A First Attempt at Addressing Culture-Related Discomfort
Bali is one of those places in the world that people are mesmerised with, infatuated with. David Attenborough pretty much summed it up for me in his beautifully retro documentary The Miracle of Bali from 1969. It’s the culture, it’s mysterious, it’s in tact, it’s aesthetic and sensual and it involves so many rituals that you don’t have to understand to appreciate. And if you’re one of those people who have made Bali home, you would have come to love that smell of incense and the familiar offerings that line sidewalks and shop fronts, filled several times a day with flowers and treats for the gods.
I’ve spent a good portion of my life in Bali, and being half Indonesian, I’ve always grappled with defensive feelings about the island being swarmed by tourists and expatriates. I know that the locals depend on both for their economy. I know that the influx of Indonesians from other islands are just as threatening to the Balinese, as Javanese builders for example are seen as more ‘efficient’ employees because they don’t have to take as much time off work to attend customary prayers and ceremonies, of which there are a lot.
In the past 30 years I’ve seen Bali go through many transformations. I’ve watched development spread from Kuta down the beach to Seminyak and beyond. I’ve seen it go from the hair braids and beaded tops of the 80s to becoming a hub a extreme hipness with one-off boutiques and cocktail lounges. I’ve seen it completely dead and quiet after the bombings, to becoming busier than ever not long after. And I’ve always loved it. Lots of people do. This is why they come from all over the world to live there, starting NGOs, opening schools, buying real estate, starting artisan businesses, and living the life-style.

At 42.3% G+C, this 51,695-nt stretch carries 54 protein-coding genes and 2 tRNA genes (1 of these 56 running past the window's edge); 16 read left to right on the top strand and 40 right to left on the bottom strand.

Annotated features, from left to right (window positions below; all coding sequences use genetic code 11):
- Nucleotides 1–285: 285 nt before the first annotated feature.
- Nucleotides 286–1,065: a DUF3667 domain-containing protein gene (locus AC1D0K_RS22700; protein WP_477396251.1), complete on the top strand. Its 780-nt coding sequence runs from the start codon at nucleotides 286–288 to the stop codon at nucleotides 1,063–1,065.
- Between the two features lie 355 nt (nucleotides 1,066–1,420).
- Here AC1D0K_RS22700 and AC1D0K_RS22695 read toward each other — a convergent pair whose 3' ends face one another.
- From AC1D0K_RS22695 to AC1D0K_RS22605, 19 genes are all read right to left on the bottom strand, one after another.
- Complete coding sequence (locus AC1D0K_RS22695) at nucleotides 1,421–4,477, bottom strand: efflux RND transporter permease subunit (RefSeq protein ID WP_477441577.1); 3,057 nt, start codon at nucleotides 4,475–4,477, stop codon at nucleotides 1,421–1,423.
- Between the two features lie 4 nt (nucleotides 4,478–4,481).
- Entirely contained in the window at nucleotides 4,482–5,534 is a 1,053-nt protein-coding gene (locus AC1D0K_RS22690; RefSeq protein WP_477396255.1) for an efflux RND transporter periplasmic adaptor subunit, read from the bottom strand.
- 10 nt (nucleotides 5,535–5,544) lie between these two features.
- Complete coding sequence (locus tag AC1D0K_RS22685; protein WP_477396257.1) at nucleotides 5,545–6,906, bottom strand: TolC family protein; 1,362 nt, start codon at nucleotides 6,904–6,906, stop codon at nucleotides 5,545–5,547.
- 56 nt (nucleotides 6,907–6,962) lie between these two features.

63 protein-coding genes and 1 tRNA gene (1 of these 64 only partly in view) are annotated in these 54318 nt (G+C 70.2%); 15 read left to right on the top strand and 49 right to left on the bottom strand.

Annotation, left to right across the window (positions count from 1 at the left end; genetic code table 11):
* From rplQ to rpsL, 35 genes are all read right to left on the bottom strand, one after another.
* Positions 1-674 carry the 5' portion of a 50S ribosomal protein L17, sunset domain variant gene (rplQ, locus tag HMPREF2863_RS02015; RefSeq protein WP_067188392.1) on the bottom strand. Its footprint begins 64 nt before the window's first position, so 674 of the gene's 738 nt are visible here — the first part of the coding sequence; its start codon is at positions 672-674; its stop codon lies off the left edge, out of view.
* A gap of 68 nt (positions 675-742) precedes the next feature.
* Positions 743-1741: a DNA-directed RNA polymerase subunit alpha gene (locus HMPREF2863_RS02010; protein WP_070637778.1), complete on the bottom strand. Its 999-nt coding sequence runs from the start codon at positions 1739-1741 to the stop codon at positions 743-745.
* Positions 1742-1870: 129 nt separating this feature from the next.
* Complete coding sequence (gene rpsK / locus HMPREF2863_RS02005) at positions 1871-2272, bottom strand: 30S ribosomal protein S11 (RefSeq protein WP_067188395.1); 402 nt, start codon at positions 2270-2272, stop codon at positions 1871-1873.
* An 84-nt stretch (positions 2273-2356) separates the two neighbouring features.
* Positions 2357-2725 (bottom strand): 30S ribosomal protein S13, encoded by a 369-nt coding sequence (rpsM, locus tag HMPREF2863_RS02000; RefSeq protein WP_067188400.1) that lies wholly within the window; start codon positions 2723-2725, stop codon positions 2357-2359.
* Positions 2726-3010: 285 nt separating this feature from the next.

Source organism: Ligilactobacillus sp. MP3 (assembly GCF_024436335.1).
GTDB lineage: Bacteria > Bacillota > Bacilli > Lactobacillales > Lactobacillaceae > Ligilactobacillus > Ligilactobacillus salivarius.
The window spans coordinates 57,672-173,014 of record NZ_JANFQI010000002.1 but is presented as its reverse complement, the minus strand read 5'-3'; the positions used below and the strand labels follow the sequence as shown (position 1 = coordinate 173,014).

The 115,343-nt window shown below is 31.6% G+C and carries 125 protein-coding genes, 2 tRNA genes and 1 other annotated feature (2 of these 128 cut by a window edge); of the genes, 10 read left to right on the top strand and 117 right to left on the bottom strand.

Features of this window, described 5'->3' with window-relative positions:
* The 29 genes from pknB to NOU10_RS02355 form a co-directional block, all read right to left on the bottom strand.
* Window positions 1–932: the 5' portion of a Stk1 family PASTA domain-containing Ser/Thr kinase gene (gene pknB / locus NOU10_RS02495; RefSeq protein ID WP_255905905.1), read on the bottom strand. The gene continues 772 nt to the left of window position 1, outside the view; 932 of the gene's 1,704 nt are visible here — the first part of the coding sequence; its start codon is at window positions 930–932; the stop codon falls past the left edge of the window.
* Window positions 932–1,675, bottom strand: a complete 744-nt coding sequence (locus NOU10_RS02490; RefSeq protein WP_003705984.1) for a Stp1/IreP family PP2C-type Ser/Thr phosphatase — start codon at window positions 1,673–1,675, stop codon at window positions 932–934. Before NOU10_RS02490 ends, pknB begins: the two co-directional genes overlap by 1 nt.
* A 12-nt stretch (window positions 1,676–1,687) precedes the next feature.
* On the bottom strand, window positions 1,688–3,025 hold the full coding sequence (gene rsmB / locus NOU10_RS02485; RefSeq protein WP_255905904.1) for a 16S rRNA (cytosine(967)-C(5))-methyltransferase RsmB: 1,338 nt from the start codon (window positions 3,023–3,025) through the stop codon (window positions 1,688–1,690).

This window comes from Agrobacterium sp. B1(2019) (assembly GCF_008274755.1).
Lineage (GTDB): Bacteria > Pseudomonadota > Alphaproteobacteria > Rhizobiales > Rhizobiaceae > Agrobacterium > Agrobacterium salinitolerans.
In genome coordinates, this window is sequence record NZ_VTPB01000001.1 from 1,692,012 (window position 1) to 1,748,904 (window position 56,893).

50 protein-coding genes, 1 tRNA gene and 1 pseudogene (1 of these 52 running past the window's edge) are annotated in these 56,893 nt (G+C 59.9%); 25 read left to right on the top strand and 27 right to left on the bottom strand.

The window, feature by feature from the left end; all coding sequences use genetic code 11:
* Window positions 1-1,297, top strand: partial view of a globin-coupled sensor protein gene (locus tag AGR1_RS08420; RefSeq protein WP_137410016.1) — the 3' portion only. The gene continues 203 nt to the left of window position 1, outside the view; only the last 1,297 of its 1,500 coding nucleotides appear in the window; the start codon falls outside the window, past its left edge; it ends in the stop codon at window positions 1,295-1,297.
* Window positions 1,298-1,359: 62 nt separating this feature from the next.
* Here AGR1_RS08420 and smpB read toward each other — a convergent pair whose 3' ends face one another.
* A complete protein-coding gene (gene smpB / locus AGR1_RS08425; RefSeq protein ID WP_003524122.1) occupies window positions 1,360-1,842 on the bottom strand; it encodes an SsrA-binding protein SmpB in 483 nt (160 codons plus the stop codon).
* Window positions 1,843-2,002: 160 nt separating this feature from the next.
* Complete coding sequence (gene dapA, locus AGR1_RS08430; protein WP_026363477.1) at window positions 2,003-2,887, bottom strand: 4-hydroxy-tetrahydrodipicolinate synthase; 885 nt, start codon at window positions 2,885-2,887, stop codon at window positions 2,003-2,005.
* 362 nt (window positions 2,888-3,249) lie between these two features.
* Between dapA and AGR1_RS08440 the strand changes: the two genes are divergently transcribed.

But hot damn it makes me cringe when I read about the bohemian expats of Ubud (inland part of the island that has become popular in recent years), their sustainable yoga fashions and righteous seed planting initiatives. When I meet someone overseas who has their own jewelry or clothing business, and then they tell me that they get everything made in Bali, it raises my hackles. And as much as I know that I really can’t generalise, that there really are people doing amazing things from the island, why is my first reaction always one of suspicion?
Balinese locals are themselves are often the first to complain that it takes some foreign attention to address local issues ranging from agriculture to waste management to infant mortality. And many local artists and designers wouldn’t have had nearly as much exposure nor opportunity if it wasn’t for some overseas investment. And maybe that’s what bothers me. Maybe it’s unsettling to see a culture championed by another culture in a way that seems superficial and self-serving. Maybe it’s also frustrating to feel like Indonesians don’t have the support or infrastructure to do the kinds of things that gain as much international acclaim and attention. It’s also painful to know that a lot of the very problems that are being addressed and ‘solved’ are often times an indirect consequence of a lifetime of tourism cum expatriation. While the solutions were there to begin with. But now they have fancy English words for them – sustainable, permaculture, holistic, organic, fair trade, yogic, free range, biodynamic – and these concepts have become globally trendy, so they’re being given back. The problem bringing the solution, surely there’s a fable to illustrate. Does this make any sense? Probably not, OK I’m done.